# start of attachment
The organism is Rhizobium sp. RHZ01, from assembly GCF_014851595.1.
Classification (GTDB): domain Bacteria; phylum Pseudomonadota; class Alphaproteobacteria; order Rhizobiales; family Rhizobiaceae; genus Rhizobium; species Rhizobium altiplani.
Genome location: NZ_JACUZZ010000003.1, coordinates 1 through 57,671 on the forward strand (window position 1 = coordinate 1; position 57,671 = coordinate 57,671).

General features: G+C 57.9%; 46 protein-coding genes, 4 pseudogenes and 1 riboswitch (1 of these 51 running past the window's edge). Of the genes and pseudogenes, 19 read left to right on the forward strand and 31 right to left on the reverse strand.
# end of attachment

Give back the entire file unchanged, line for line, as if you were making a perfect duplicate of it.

The organism is Rhizobium sp. RHZ01, from assembly GCF_014851595.1.
Classification (GTDB): domain Bacteria; phylum Pseudomonadota; class Alphaproteobacteria; order Rhizobiales; family Rhizobiaceae; genus Rhizobium; species Rhizobium altiplani.
Genome location: NZ_JACUZZ010000003.1, coordinates 1 through 57,671 on the forward strand (window position 1 = coordinate 1; position 57,671 = coordinate 57,671).

General features: G+C 57.9%; 46 protein-coding genes, 4 pseudogenes and 1 riboswitch (1 of these 51 running past the window's edge). Of the genes and pseudogenes, 19 read left to right on the forward strand and 31 right to left on the reverse strand.